Fortunately, there are alternatives for Little Black Sambo:

The Story of Little Babaji, illustrated by Fred Marcellino

Sam and the Tigers, by Julius Lester, illustrated by Jerry Pinkney

LiteracyTeacher said...

The first-ever picture book carnival is up on my blog, http://mentortexts.blogspot.com/2007/07/first-ever-picture-book-carnival.html. Thank you for participating! Please consider submitting a picture book for the next one I'm hosting on back-to-school books at: http://blogcarnival.com/bc/cprof_2189.html

Cheers!

Minh Le said...

This is an interesting debate, and definitely a tricky one... especially since I loved the 5 Chinese Brothers story when I was a kid!

I have to say though, since the illustrations are very intentionally Asian in style, I would be wary of retelling Tikki Tikki Tembo on Mars... it's already confusing enough as a kid to hear people referred to as "illegal aliens", so I would be afraid to add to that.

-minh

p.s. I'm making progress with the B7!

Alkelda the Gleeful said...

Minh Le: Arrrgggh! There's just no winning, is there? I'm glad to have "Catalina Magdalena" as an alternative, at least.

I keep thinking of the person who came up to a colleague of mine after an Anansi story and complained that her story was prejudiced against bald people. Yes, Anansi the spider is bald.

I'm glad to hear you're making progress with that B7! I'm still struggling with the barred B minor.

diana said...

I don't think I am the most "sensitive to others" person in the world, but I have read Little Black Sambo and really was shocked...and at the Golly dolls in some of my older books I have collected. I am glad to know my kids are bewildered at these Golly dolls and didn't know exactly what they were. Thank goodness things change... I remember how much I thought I enjoyed the movie 16 Candles, which was very popular when I was 15. I rented it for old times sake and I could not believe the racism in that movie...pathetic. This passed me over completely when I was a kid.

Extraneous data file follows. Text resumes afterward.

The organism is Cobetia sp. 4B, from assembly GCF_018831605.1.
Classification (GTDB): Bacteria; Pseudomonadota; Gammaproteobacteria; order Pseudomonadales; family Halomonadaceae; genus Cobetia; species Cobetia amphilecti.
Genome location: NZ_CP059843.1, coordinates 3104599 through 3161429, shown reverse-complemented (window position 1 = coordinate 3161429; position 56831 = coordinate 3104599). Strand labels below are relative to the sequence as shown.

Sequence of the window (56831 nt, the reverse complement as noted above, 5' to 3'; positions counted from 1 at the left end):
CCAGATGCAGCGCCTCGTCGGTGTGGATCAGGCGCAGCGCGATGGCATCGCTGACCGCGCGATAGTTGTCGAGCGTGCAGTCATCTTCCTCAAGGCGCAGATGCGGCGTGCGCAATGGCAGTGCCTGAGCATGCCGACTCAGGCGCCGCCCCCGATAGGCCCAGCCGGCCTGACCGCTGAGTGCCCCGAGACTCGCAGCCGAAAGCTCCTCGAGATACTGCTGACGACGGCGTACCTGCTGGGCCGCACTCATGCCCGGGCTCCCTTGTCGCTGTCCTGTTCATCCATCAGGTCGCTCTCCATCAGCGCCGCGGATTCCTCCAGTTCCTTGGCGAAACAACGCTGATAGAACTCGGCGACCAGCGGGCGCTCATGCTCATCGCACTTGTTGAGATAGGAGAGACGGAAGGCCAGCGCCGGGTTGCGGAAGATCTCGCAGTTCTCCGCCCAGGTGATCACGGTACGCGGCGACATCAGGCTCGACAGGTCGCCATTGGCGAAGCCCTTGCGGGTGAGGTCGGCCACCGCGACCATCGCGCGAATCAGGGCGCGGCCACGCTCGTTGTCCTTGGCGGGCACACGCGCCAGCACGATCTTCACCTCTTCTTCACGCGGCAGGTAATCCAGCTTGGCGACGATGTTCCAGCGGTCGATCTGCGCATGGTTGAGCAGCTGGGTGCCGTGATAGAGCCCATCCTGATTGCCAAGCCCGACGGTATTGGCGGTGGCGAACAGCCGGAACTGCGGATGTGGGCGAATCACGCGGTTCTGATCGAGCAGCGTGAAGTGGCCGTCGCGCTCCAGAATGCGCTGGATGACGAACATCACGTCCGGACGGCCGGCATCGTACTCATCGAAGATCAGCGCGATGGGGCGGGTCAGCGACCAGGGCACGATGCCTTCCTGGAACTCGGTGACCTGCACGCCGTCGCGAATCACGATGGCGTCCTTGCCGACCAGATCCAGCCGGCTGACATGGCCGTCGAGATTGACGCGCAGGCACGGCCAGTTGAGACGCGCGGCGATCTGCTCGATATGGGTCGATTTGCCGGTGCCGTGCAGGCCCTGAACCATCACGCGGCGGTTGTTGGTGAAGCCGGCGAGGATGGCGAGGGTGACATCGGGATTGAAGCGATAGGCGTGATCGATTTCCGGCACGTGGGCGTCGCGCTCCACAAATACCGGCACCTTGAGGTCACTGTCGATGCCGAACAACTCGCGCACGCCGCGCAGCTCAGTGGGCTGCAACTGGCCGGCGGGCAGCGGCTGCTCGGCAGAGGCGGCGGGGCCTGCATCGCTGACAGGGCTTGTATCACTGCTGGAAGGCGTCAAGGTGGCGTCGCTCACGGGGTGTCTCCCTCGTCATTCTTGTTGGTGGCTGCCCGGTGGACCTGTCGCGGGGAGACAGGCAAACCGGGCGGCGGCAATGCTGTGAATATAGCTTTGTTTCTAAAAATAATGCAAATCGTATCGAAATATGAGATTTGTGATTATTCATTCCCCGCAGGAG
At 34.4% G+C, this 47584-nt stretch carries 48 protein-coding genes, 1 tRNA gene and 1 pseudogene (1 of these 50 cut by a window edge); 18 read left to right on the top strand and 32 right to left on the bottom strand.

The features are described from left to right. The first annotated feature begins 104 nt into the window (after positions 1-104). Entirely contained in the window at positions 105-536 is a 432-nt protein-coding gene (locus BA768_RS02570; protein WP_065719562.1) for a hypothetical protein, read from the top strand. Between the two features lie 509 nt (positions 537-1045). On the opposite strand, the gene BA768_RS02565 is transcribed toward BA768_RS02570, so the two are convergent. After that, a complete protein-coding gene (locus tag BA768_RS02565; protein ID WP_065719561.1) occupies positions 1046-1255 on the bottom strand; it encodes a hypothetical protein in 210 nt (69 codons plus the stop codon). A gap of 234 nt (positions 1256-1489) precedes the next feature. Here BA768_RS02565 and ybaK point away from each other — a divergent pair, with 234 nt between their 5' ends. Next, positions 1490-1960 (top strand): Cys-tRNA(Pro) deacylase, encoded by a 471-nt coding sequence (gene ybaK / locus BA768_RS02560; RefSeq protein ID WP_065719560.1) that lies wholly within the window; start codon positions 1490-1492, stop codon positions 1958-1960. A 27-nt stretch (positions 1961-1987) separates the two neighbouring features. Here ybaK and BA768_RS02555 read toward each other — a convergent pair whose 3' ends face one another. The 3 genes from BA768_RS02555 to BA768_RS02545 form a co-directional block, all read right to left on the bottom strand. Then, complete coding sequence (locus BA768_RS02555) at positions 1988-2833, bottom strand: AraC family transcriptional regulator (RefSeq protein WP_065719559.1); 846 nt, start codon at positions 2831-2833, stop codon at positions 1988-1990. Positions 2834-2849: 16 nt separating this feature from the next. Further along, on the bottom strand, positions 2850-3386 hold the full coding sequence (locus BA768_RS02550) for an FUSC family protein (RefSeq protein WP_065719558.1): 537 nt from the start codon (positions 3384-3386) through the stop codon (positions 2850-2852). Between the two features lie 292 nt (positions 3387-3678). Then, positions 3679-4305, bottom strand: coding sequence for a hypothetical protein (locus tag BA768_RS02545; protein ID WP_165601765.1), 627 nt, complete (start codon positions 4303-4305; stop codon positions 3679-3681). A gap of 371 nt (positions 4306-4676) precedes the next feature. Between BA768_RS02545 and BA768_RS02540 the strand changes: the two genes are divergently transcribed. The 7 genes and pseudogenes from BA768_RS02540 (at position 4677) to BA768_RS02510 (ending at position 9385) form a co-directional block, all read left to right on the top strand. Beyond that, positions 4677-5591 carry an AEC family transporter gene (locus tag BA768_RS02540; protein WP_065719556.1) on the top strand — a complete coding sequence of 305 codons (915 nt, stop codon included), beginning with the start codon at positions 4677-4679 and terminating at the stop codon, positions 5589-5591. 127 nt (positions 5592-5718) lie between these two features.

Schelle said...

lol... by no means saying I disagree with you about the stereotypes... I guess I just have a soft spot for Tikki - not having read the actual story for maybe 25 years, but still repeating his name at least once a year to see if I can remember it (I do) :P kind of like my affection for the Triantiwontigongolope.... or Big Bird singing ABCDEFGHIJKLMNOPQRSTUVWXYZ (pronounced as one word...)

Lone Star Ma said...

I love the rhythmic recitation of the name as well, but I do not like to think of an Asian child in my classroom hearing the story, either. It is so important to be careful and so hard to find ways to preserve the good and jettison the bad. There are so many things that went right over my head (consciously) as a kid that brought me up short when I was reading well-loved tales to the Lone Star Girl. Like the racism of C.S. Lewis in my beloved Narnia stories...what the hell was that about? One of the foremost Christian essayists of his time? Eek! Often, I just skipped over and changed words as I read, but I always feel funny doing that, too. I am so glad you are taking on this issue, Alkelda. It is so important and complicated.

Alkelda the Gleeful said...

LSM: It's all about the wheat from the chaff, eh? It's just when the chaff is so overwhelming that I'm tempted to toss it all out.

Schelle: I know the Big Bird song, but not the Triantiwontigongolope... time for more research, I see.

Diana: I saw "Sixteen Candles" for the first time as a tv movie. Yes, I was shocked, too. I'm incredulous that moviemakers got away with this as late as the mid-eighties, when we were supposed to be soooo progressive.

cloudscome said...

I have stopped reading Tikki Tikkit and the Seven Chinese brothers. There are plenty of alternatives now adays. I think it's good to be discerning.

Emily said...

You know, I had never heard Tikki Tikki Tembo? I had heard the camp song about Eddie (remembered in a slightly different version). But when I read this post, I thought, "But that doesn't even make any sense as Chinese. Chinese given names are usually two syllables, and 'tikki' and 'tembo' don't sound like Chinese words."

I am such a stickler for linguistics.